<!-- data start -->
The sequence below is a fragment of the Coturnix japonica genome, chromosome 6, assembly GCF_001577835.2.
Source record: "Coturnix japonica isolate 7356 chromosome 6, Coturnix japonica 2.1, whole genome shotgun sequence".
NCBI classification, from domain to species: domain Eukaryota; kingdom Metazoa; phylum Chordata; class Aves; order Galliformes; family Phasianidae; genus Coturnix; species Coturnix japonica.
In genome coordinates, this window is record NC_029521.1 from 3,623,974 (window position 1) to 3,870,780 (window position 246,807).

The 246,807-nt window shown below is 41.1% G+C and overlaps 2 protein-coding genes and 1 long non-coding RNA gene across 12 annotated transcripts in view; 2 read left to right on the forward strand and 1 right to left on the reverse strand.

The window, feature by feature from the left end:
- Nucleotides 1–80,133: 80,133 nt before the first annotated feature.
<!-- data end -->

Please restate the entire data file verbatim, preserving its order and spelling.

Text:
The sequence below is a fragment of the Coturnix japonica genome, chromosome 6, assembly GCF_001577835.2.
Source record: "Coturnix japonica isolate 7356 chromosome 6, Coturnix japonica 2.1, whole genome shotgun sequence".
NCBI classification, from domain to species: domain Eukaryota; kingdom Metazoa; phylum Chordata; class Aves; order Galliformes; family Phasianidae; genus Coturnix; species Coturnix japonica.
In genome coordinates, this window is record NC_029521.1 from 3,623,974 (window position 1) to 3,870,780 (window position 246,807).

The 246,807-nt window shown below is 41.1% G+C and overlaps 2 protein-coding genes and 1 long non-coding RNA gene across 12 annotated transcripts in view; 2 read left to right on the forward strand and 1 right to left on the reverse strand.

The window, feature by feature from the left end:
- Nucleotides 1–80,133: 80,133 nt before the first annotated feature.